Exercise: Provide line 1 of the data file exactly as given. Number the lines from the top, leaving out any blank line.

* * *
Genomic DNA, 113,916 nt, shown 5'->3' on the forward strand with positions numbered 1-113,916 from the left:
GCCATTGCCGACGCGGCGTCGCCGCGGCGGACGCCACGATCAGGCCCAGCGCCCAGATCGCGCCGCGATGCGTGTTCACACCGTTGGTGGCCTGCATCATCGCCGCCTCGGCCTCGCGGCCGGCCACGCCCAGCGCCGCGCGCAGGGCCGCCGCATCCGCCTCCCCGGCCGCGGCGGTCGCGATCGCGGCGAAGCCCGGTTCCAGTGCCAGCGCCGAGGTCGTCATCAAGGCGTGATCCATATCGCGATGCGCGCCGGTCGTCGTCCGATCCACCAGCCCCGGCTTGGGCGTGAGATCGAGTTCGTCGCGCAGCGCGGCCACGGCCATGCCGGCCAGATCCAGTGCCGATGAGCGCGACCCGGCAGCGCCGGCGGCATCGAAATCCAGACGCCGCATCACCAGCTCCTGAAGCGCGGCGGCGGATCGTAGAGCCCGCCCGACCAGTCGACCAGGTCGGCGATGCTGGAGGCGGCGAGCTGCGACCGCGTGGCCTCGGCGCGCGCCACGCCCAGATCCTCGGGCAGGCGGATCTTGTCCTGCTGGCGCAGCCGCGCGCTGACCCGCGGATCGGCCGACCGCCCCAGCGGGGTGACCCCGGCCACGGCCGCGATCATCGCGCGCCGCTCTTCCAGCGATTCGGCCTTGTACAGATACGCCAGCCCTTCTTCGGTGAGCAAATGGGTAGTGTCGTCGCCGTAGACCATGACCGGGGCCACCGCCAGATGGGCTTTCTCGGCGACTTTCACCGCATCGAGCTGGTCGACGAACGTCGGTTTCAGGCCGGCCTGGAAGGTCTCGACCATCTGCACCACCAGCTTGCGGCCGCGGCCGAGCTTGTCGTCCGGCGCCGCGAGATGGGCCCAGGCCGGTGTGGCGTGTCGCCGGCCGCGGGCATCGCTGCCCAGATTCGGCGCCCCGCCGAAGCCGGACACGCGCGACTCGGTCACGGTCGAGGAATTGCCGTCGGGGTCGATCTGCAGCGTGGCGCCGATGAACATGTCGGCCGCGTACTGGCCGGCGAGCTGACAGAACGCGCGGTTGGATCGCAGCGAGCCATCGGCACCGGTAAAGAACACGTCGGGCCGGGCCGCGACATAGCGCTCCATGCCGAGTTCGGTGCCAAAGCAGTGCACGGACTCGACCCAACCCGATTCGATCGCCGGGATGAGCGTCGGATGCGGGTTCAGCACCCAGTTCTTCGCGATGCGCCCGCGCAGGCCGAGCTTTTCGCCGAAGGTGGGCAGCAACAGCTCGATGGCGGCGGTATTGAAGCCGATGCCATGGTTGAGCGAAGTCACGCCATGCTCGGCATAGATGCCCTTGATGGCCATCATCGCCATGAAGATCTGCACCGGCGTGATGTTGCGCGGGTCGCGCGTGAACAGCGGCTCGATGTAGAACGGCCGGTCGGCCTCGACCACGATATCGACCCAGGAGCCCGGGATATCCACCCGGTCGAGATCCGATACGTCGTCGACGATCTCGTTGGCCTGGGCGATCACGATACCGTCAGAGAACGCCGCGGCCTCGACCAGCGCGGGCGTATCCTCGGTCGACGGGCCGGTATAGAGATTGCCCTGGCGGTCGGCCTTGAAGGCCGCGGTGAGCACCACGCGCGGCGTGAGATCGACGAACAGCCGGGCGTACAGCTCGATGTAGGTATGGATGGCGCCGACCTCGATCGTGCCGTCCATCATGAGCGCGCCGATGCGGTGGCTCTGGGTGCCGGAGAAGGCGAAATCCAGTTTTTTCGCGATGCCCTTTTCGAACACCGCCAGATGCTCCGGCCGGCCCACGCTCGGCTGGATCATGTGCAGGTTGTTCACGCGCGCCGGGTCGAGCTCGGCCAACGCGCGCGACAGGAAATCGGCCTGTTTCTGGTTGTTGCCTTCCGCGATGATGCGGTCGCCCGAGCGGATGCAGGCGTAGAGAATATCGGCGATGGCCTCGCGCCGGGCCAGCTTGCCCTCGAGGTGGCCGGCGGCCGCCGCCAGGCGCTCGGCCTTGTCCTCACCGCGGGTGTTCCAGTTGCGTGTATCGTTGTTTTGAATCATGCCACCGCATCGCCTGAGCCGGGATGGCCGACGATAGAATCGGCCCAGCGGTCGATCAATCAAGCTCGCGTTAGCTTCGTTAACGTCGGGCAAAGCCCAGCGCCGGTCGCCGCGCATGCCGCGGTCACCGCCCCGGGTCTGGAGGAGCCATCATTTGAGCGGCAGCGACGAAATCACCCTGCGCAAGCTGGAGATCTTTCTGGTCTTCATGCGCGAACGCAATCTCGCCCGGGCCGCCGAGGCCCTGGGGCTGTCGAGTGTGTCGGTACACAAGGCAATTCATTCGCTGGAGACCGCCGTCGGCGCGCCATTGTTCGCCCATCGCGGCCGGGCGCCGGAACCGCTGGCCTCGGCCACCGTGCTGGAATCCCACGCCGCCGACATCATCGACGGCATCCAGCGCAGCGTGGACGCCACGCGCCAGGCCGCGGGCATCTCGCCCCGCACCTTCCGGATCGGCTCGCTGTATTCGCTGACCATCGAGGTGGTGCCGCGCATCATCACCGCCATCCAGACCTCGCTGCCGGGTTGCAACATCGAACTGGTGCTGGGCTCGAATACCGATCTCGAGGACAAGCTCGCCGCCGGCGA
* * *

Genomic DNA, 113,916 nt, shown 5'->3' on the forward strand with positions numbered 1-113,916 from the left: